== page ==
Kiosk mode for 360 video

Kios mode for 360 video

Let’s run through a real-life scenario: You want to show a great 360 video, you launch the gallery app and select the video. Press pause and hand the VR headset to the other person. Now here’s the remote, just point at the video and press resume … or play … no that’s back … Hand me the VR headset back again, something went wrong… Sounds familiar? Why is such a simple task so difficult to accomplish on a virtual reality headset? You’re not the first person to ask this question, the solution is actually simple: A kiosk mode for 360 video. Let’s find out how this hidden feature can change the way you use VR.

Pass & Pray

Instead of Pass & Play most shared VR experiences are more like Pass & Pray. The moment you hand over a VR headset you lose control. The awkward menu system is not designed for new users like your friends, relatives or customers at an event. It’s like watching someone fumble their way through a PowerPoint presentation when the laser pointer doesn’t function properly, the beamer displays anything but the presentation, while the keynote speaker softly curses under his breath. The most heard complaint while using virtual reality for sales and presentation purposes is the lack of control once the headset is handed over. Stop praying and start playing with kiosk mode for 360 video!

What’s kiosk mode?

You’ve encountered kiosk mode many times, and often you don’t even notice it. That’s the point, a device like a computer or a tablet is limited to one specific function in order to provide the user with an intuitive experience. In simple terms: instead of letting users roam free you create a fenced playground with appropriate safety measures. Simple restrictions like removing functionality of the home button, or minimizing a window can change the entire experience. So how does this relate to kiosk mode for 360 video?

360 degree video has become very popular the last few years due to the rise of VR headsets in both personal and professional settings. The immersive nature of VR video is great for educational videos, promotional material or advertising. However, these are individual experiences, the moment someone puts on the headset you lose control. With a kiosk mode for 360 video you can control the headset to display the intended content and nothing more. Exiting to the Home Screen or starting another application is no longer possible.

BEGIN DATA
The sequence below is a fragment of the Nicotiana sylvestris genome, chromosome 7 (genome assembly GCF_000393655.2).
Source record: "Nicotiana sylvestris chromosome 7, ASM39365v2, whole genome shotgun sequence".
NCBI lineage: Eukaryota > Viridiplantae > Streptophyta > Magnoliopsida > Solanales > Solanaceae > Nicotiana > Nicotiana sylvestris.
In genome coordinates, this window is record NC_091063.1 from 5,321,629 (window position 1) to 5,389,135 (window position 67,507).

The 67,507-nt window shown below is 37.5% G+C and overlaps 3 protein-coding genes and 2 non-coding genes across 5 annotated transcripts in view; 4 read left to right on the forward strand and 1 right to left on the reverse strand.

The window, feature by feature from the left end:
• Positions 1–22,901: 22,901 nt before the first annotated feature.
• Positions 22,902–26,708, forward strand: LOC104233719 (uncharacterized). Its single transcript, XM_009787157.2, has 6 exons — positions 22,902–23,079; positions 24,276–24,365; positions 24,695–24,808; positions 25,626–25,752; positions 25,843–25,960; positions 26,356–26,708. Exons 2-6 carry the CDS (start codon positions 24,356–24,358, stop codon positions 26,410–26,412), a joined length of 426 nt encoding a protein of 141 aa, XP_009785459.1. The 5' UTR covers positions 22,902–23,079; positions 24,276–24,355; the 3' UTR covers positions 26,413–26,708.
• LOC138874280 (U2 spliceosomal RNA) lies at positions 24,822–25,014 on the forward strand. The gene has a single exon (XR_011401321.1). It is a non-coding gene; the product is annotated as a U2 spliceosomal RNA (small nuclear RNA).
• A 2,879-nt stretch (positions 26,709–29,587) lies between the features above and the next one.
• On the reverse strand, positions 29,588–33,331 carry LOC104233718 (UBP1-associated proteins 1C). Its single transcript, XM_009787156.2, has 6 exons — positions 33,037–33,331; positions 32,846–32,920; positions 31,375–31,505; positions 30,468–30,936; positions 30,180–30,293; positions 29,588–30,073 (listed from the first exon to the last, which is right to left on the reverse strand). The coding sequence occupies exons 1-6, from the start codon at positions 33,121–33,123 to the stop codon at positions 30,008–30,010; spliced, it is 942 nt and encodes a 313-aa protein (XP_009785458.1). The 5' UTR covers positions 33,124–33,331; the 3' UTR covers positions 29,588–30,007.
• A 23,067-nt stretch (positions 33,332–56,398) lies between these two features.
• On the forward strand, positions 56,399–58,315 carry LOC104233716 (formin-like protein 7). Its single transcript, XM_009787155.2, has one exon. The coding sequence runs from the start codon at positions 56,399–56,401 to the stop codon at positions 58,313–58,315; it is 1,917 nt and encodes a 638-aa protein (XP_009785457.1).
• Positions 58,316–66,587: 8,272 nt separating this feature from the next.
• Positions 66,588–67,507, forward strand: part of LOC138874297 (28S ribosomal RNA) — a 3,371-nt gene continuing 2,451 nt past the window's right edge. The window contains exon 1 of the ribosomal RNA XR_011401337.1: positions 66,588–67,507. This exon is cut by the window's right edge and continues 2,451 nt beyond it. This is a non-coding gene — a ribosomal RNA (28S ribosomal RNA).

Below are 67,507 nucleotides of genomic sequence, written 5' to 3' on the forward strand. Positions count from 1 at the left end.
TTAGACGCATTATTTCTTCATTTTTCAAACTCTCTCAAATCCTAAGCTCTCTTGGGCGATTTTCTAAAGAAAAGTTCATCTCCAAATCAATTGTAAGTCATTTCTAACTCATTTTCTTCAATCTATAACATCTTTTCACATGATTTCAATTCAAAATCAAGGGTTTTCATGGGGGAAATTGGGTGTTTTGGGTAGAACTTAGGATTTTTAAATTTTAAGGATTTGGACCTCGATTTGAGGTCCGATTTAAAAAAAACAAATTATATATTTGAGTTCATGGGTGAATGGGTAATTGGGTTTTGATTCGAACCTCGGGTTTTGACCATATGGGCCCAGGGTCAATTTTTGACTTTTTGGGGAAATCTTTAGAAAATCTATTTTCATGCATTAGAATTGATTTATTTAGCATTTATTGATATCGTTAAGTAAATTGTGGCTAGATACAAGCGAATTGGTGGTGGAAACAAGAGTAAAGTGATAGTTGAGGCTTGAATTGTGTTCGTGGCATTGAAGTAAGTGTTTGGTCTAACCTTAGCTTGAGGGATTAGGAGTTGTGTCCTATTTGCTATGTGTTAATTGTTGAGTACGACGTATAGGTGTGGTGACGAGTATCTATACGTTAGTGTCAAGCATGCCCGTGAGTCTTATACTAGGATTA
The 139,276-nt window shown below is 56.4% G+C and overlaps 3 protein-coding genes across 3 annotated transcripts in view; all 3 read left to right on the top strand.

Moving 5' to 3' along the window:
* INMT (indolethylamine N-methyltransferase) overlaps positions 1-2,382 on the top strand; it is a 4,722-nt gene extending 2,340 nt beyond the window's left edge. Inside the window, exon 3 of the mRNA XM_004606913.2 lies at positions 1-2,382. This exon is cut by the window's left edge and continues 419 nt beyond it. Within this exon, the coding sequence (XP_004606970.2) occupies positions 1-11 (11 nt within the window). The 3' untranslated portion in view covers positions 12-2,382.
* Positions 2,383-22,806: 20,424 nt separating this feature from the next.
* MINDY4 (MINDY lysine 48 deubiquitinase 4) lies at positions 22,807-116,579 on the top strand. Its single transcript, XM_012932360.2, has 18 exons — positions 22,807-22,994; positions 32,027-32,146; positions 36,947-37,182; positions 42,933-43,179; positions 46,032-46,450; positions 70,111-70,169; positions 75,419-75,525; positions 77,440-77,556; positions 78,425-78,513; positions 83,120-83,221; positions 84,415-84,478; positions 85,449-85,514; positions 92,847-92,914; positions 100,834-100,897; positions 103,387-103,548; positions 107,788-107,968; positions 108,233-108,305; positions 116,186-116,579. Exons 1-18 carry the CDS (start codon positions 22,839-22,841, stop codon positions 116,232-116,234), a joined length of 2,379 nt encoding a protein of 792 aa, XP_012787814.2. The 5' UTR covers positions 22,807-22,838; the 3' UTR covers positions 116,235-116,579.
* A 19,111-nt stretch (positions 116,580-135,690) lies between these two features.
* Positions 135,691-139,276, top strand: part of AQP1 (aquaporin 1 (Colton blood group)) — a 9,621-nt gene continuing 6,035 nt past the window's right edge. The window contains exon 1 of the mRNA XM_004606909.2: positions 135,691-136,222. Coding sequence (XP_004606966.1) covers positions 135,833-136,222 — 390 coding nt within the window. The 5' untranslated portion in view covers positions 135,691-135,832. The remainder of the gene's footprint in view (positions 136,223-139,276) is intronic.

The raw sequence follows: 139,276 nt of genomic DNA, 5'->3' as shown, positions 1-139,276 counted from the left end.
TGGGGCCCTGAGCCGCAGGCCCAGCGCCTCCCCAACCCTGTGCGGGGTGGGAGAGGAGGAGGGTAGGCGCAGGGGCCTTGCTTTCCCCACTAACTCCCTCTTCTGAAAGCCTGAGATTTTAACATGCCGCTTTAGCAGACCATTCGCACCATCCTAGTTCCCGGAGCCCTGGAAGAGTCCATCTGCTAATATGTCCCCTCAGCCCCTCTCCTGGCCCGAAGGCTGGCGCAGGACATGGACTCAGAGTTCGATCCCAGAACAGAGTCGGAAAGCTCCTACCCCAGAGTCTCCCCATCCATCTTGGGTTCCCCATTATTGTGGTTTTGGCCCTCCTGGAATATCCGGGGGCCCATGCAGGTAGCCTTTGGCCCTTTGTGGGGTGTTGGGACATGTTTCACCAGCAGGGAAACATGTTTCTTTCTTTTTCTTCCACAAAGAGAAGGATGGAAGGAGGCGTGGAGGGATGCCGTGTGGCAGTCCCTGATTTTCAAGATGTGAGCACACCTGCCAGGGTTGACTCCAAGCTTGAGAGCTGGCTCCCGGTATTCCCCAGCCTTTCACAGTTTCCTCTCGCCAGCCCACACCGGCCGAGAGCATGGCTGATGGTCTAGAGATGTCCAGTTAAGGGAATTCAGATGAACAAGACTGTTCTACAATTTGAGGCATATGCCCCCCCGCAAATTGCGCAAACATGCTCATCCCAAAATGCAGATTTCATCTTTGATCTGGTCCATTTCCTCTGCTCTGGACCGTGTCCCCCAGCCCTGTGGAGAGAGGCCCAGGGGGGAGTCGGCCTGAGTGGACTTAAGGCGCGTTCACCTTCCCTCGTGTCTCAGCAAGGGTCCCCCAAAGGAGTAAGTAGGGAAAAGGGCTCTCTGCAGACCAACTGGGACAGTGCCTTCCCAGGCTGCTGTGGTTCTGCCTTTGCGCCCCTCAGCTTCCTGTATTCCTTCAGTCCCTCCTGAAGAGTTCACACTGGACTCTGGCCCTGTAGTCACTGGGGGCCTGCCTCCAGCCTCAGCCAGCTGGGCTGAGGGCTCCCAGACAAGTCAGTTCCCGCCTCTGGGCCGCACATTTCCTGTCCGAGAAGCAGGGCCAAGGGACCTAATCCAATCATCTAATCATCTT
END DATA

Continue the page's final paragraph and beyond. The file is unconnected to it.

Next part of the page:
How does it work?

Activating this particular mode is different for each system, however it’s possible on most Android based VR headsets. The Oculus Go, Samsung Gear VR and Pico G2 are popular examples of standalone VR devices that run on Android. All systems have their own system running on top of Google Android, if this shell is bypassed it’s possible to start a kiosk mode for 360 video. Some devices make this easy, others make it quite a challenge. Look & Play is a solution developed by VR Owl that makes the process easy and hassle-free. Also important: it’s completely reversible and does not damage the hardware or software in any way.

What’s possible with kiosk mode for 360 video?

Although there have been many interactive applications developed for virtual reality, the most popular application is still 360 video. This type of content requires the least interaction on the part of the user, and provides a company or organization with an effective tool to present information to the employee or client. With an easy to use kiosk mode the user can view any 360 video without prior knowledge of virtual reality software or hardware. It’s possible to start one single video and play it back, loop video sequences or create a playlist. It’s also an option to create interactive video experiences without a VR controller.

Gaze based interaction

With kiosk mode for 360 video we have limited the interactive functionality of the device, so how can the user choose a different video? “Gazing” means watching in a particular direction for some time. The software starts counting down for a couple of seconds and then activates the chosen video. This means a completely hands free operation, a remote controller is not required. Gaze based interaction in combination with an easy to use interface allows for a VR experience that everyone will enjoy.


Let’s emphasize that a kiosk mode for 360 video is a non-destructive process. The limitations can be switched off temporarily or permanently, the device can be turned back to its default state. Because suppliers of VR headsets choose not to offer a kiosk mode for 360 video, or make the process difficult, a third party solution will unleash the true potential of virtual reality. VR Owl offers their own Look & Play software which allows users to create video galleries using gaze based interactions. Contact them for more information about this product.